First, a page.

The next day I woke up at my girlfriend’s place around ten o’clock and called the house. There was no answer. No one was around. Neil and Jeanine had gone to work. I figured that Terence must have fricking passed out because he was so blitzed. I went to the rink at eleven and he wasn’t there. Again, I figured he was pretty tanked the night before, so he was probably still sleeping.
So I went to work out and got home around 12:30. I saw his shoes there. I went downstairs and his clothes were there. And the note was there. I read it real quick and thought, What the hell is this? But I didn’t think anything more of it than that. I crumpled it up and threw it in the garbage. (After all was said and done, the Brandon Police picked up the note. I don’t know what happened to it after that.) The only thing I was thinking was, Where the f— is he? Where’s his truck?
It was mid-afternoon when Neil called me and told me that the Brandon Police had called to tell him that Terence had got a DUI the night before, and that his car had been impounded. What the f—? But there were no text messages from him. No phone calls.
That’s when I began looking for him. I thought that maybe he took off to the States on a bus or something, or just got out of Dodge to get away from everyone. Get across the border before all the shenanigans went down. So I called all of the bus stations, but there was no record of him. By then it was six o’clock at night. I was wondering, Where the f— did he go? He must have bolted town. That’s what I was thinking. Then Neil came to me and said, “I hate to ask, but you know the gun you always use when you go out hunting? Have you seen it?” I checked the garage. No gun. F—. But we used to hunt geese out back all the time, or just go out there to shoot the gun. So he could have been doing that.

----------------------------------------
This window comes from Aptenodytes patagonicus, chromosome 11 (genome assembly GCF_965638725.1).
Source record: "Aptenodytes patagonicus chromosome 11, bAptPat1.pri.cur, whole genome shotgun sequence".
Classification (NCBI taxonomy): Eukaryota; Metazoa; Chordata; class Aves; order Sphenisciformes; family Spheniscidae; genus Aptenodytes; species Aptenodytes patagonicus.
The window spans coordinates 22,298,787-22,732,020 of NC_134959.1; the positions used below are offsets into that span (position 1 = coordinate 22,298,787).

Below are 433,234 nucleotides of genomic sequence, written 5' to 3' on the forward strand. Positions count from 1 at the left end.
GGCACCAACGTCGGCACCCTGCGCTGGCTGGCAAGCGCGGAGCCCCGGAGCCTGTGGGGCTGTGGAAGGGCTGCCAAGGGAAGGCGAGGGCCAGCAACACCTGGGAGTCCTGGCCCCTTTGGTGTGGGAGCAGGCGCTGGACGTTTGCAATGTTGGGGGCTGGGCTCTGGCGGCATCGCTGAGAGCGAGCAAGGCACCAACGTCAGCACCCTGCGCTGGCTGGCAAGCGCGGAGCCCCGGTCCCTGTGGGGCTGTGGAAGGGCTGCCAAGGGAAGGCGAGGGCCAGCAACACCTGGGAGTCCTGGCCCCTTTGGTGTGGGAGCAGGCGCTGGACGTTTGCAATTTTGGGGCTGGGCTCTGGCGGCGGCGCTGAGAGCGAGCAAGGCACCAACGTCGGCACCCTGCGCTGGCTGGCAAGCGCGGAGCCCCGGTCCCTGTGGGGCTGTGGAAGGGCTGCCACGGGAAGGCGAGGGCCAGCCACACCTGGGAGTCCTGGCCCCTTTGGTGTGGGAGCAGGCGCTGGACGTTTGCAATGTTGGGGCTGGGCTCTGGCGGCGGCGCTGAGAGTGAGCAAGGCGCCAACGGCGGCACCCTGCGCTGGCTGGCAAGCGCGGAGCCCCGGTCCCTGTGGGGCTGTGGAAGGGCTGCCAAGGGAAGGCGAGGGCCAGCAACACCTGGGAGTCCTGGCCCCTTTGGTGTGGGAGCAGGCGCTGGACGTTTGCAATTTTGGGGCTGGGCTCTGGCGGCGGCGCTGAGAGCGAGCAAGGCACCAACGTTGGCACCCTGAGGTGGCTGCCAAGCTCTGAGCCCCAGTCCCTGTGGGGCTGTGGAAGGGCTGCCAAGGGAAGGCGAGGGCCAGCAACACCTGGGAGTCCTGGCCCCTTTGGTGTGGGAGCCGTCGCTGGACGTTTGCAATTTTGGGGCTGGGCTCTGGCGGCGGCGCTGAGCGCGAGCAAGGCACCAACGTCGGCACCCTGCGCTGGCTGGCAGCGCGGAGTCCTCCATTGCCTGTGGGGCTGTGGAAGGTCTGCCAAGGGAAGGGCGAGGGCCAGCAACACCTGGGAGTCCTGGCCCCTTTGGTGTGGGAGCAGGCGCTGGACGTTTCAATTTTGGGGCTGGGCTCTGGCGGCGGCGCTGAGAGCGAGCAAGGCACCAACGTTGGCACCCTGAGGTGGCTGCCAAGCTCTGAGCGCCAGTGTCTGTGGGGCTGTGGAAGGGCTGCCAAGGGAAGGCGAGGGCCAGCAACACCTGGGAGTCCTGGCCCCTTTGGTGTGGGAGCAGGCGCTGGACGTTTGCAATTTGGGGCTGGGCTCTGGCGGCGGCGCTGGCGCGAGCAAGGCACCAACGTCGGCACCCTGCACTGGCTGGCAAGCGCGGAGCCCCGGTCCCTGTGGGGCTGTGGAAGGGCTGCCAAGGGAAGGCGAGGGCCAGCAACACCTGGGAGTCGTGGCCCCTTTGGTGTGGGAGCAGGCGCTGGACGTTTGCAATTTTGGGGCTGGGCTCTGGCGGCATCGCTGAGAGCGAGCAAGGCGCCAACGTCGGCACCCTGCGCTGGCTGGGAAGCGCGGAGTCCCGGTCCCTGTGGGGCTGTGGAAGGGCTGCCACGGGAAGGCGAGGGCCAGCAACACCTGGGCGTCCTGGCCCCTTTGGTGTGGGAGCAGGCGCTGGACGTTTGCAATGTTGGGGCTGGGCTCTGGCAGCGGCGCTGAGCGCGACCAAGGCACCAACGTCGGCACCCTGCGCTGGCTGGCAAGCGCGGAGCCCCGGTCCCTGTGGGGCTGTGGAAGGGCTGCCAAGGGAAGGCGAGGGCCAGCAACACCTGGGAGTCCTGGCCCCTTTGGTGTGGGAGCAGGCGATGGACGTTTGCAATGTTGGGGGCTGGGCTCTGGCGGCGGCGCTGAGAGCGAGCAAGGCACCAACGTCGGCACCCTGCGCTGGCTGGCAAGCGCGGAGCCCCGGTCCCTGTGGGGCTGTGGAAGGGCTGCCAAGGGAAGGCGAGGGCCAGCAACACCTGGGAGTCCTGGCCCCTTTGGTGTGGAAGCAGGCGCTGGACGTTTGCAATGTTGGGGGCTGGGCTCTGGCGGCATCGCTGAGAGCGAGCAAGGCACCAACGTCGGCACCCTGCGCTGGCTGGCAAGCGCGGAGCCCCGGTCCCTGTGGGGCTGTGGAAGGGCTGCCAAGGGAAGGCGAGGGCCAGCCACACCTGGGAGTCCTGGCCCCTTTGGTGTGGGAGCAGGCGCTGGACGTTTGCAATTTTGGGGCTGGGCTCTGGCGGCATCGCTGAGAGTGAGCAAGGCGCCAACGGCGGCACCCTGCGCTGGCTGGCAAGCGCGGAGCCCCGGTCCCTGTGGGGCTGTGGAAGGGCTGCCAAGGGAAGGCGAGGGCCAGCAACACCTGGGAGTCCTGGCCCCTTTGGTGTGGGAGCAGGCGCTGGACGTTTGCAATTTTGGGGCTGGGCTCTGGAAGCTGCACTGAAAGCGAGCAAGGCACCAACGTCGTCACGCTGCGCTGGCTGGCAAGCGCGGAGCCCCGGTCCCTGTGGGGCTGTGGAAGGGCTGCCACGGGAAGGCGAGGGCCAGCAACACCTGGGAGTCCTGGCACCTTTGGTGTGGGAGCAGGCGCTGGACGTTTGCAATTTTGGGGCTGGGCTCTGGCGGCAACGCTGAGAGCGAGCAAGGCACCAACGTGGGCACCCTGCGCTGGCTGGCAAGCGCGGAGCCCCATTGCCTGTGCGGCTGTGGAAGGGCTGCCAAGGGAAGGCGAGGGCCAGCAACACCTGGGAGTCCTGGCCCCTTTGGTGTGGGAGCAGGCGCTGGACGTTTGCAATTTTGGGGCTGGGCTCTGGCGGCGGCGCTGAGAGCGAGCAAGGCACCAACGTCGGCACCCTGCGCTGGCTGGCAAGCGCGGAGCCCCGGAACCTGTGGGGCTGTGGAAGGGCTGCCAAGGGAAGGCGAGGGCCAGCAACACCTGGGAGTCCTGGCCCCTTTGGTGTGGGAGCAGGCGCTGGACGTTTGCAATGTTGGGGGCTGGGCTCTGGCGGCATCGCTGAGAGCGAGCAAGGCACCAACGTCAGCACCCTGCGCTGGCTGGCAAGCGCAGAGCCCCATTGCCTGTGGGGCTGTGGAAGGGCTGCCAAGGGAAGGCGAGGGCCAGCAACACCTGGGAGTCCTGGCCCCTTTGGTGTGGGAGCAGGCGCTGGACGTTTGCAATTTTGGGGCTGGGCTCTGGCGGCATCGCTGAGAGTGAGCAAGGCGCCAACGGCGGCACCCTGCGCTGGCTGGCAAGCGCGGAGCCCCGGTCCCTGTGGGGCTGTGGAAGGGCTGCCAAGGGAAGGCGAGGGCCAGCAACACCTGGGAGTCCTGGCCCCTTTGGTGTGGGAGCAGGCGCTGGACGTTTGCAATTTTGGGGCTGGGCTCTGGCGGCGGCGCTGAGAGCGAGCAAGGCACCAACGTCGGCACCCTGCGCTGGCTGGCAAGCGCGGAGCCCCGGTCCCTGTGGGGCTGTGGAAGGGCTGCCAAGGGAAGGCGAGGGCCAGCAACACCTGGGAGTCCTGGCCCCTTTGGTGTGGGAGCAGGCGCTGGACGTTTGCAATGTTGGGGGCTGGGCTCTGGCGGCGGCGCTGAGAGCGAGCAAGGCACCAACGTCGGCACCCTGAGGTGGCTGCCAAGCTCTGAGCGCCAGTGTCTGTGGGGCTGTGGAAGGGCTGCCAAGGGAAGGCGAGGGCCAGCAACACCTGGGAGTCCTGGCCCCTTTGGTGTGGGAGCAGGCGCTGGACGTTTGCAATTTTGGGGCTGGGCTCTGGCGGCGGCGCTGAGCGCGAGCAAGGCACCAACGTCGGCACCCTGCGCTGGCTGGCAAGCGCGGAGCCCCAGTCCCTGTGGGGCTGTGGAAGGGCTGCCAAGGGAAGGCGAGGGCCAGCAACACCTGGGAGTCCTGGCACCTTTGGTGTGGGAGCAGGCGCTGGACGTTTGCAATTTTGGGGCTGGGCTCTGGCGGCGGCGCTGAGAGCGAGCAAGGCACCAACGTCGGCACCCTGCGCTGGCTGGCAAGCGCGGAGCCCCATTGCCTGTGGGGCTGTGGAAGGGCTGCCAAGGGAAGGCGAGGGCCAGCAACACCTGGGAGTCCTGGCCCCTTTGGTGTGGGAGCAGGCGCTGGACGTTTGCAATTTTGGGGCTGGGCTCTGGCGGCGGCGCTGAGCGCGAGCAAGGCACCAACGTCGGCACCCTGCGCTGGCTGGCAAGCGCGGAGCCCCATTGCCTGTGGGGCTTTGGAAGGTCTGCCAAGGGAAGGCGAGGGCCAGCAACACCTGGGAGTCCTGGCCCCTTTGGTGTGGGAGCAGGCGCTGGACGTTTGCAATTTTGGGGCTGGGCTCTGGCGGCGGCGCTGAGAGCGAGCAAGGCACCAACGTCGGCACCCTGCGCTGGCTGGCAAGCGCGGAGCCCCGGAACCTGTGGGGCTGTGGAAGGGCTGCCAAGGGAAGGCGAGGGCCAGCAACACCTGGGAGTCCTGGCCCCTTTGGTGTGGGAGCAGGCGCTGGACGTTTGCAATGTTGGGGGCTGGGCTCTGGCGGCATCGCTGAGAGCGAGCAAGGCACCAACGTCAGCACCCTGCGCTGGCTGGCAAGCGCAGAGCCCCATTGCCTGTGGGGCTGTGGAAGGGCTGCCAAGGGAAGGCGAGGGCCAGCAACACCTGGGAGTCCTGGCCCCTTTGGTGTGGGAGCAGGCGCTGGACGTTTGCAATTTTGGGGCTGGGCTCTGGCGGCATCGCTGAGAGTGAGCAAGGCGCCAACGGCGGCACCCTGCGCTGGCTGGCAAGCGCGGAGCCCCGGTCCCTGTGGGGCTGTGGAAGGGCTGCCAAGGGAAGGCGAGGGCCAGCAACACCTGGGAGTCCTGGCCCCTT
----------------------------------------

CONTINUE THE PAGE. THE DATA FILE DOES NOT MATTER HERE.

By then, it was getting dark out. Neil and I hopped the fence. We walked around calling his name: “Ter, are you here?” Nothing. We did that for at least half an hour. Nothing. That’s when we called the Brandon Police and told them we had a missing person. I told them exactly what I thought: that he was probably out in the bush somewhere. The gun was gone. They said they’d bring the search dogs.
We had been out there just an hour before, so the dogs picked up our scent first and followed it for fifteen or twenty minutes and didn’t find anything. We had a meeting with the cops and they said they’d come back the next day after our scent was gone because Terence was definitely out there somewhere, and he had the gun.
They came back at seven the next morning. They hopped the fence and the dogs started going apes—. It was still kind of dark. I was standing by the garage with Kelly McCrimmon. Neil went over the fence to take a look. Then all I could hear was his screaming. I just fainted into Kelly’s arms.
From: All the Way: My Life on Ice by Jordin Tootoo with Stephen Brunt. Copyright
© Jordin Tootoo, 2014. Reprinted by permission of Penguin Canada Books Inc.